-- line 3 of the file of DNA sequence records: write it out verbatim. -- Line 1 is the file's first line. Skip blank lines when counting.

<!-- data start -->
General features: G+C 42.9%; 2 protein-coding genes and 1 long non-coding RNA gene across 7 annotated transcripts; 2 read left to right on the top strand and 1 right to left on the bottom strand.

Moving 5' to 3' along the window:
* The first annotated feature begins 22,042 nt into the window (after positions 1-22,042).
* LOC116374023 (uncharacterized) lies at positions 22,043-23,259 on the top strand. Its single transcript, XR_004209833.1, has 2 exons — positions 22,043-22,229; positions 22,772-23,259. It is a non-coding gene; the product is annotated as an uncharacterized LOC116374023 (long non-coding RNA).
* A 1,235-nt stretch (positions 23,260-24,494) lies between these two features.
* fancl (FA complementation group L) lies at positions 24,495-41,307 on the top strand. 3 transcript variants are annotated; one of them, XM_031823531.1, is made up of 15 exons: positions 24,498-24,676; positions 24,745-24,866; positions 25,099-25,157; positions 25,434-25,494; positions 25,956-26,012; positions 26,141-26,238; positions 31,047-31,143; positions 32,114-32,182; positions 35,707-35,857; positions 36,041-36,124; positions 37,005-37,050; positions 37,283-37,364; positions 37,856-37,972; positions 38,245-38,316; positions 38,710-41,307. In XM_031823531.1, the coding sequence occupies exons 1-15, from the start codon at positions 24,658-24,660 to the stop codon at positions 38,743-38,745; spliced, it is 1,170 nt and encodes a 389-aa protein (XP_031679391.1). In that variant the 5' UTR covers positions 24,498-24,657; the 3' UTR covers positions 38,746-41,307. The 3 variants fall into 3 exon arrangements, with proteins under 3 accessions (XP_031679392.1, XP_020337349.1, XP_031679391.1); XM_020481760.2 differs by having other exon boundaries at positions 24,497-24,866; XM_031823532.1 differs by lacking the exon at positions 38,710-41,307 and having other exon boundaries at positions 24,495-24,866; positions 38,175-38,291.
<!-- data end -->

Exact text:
* The first annotated feature begins 22,042 nt into the window (after positions 1-22,042).